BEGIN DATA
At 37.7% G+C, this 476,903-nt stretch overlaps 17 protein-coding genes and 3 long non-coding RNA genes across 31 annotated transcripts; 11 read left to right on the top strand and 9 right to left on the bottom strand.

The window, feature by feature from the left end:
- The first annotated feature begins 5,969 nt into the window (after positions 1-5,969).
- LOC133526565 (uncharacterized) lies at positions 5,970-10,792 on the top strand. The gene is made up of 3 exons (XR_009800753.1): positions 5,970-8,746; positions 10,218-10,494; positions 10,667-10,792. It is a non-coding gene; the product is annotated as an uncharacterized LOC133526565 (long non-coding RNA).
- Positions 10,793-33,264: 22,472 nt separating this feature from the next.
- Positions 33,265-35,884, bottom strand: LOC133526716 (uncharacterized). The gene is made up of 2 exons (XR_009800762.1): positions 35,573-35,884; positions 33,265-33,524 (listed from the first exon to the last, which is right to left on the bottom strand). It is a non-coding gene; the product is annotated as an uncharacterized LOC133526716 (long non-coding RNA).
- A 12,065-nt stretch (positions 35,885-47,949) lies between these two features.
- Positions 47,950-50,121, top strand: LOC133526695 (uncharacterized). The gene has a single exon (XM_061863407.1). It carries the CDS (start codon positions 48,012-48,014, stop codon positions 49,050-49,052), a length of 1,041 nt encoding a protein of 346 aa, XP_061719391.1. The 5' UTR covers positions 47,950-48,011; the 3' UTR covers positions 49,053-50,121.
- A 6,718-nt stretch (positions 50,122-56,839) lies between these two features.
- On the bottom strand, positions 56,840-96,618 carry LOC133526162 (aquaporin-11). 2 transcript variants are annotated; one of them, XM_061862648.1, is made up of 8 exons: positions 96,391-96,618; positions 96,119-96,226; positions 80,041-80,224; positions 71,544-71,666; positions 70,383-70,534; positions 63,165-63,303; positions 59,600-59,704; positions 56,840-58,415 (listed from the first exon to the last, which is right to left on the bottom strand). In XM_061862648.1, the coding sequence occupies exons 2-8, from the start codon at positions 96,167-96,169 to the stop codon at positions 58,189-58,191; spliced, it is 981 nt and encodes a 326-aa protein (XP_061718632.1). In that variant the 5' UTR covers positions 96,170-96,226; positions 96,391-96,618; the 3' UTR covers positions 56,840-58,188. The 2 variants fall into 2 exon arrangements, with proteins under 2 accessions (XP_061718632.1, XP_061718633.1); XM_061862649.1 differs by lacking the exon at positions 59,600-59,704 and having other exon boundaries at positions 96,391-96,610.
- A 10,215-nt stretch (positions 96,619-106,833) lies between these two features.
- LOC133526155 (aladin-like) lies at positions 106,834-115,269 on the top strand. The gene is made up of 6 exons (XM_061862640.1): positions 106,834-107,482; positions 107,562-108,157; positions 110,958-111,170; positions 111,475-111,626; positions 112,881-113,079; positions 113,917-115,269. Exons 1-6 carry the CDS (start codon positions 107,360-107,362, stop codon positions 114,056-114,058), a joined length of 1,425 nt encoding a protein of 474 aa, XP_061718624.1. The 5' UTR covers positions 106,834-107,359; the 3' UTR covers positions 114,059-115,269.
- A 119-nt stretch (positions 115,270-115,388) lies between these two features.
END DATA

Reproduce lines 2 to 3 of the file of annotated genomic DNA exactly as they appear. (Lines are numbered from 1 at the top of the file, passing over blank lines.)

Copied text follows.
The window, feature by feature from the left end:
- The first annotated feature begins 5,969 nt into the window (after positions 1-5,969).